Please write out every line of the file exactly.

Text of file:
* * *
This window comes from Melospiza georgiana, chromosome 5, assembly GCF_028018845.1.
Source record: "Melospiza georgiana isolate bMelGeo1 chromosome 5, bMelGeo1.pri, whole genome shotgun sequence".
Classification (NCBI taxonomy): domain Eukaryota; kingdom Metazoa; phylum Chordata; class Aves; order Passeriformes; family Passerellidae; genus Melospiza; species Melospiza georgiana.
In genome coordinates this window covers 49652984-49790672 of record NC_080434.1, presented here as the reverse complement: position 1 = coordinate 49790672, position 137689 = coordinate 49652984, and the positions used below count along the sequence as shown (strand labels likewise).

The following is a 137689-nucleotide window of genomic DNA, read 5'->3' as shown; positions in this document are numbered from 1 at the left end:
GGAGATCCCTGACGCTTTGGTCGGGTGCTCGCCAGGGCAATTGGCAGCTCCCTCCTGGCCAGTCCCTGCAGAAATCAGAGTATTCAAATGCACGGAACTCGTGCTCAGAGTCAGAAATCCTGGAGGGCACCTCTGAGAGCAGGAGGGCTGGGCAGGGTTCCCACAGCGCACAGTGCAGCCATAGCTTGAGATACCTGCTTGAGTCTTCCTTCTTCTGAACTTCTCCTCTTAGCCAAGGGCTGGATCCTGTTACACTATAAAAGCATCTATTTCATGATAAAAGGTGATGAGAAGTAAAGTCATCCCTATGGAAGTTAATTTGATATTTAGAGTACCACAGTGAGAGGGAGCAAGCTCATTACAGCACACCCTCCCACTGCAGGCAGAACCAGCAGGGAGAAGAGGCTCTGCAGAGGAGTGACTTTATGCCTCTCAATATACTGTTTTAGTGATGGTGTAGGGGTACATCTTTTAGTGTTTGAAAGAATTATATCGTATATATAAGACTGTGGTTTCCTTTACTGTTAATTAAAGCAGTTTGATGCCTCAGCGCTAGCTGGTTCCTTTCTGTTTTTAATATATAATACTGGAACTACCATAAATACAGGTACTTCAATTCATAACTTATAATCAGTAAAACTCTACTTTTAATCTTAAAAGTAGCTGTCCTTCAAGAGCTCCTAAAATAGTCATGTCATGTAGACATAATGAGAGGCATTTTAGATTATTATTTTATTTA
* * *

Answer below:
This window comes from Melospiza georgiana, chromosome 5, assembly GCF_028018845.1.
Source record: "Melospiza georgiana isolate bMelGeo1 chromosome 5, bMelGeo1.pri, whole genome shotgun sequence".
Classification (NCBI taxonomy): domain Eukaryota; kingdom Metazoa; phylum Chordata; class Aves; order Passeriformes; family Passerellidae; genus Melospiza; species Melospiza georgiana.
In genome coordinates this window covers 49652984-49790672 of record NC_080434.1, presented here as the reverse complement: position 1 = coordinate 49790672, position 137689 = coordinate 49652984, and the positions used below count along the sequence as shown (strand labels likewise).

The following is a 137689-nucleotide window of genomic DNA, read 5'->3' as shown; positions in this document are numbered from 1 at the left end:
GGAGATCCCTGACGCTTTGGTCGGGTGCTCGCCAGGGCAATTGGCAGCTCCCTCCTGGCCAGTCCCTGCAGAAATCAGAGTATTCAAATGCACGGAACTCGTGCTCAGAGTCAGAAATCCTGGAGGGCACCTCTGAGAGCAGGAGGGCTGGGCAGGGTTCCCACAGCGCACAGTGCAGCCATAGCTTGAGATACCTGCTTGAGTCTTCCTTCTTCTGAACTTCTCCTCTTAGCCAAGGGCTGGATCCTGTTACACTATAAAAGCATCTATTTCATGATAAAAGGTGATGAGAAGTAAAGTCATCCCTATGGAAGTTAATTTGATATTTAGAGTACCACAGTGAGAGGGAGCAAGCTCATTACAGCACACCCTCCCACTGCAGGCAGAACCAGCAGGGAGAAGAGGCTCTGCAGAGGAGTGACTTTATGCCTCTCAATATACTGTTTTAGTGATGGTGTAGGGGTACATCTTTTAGTGTTTGAAAGAATTATATCGTATATATAAGACTGTGGTTTCCTTTACTGTTAATTAAAGCAGTTTGATGCCTCAGCGCTAGCTGGTTCCTTTCTGTTTTTAATATATAATACTGGAACTACCATAAATACAGGTACTTCAATTCATAACTTATAATCAGTAAAACTCTACTTTTAATCTTAAAAGTAGCTGTCCTTCAAGAGCTCCTAAAATAGTCATGTCATGTAGACATAATGAGAGGCATTTTAGATTATTATTTTATTTA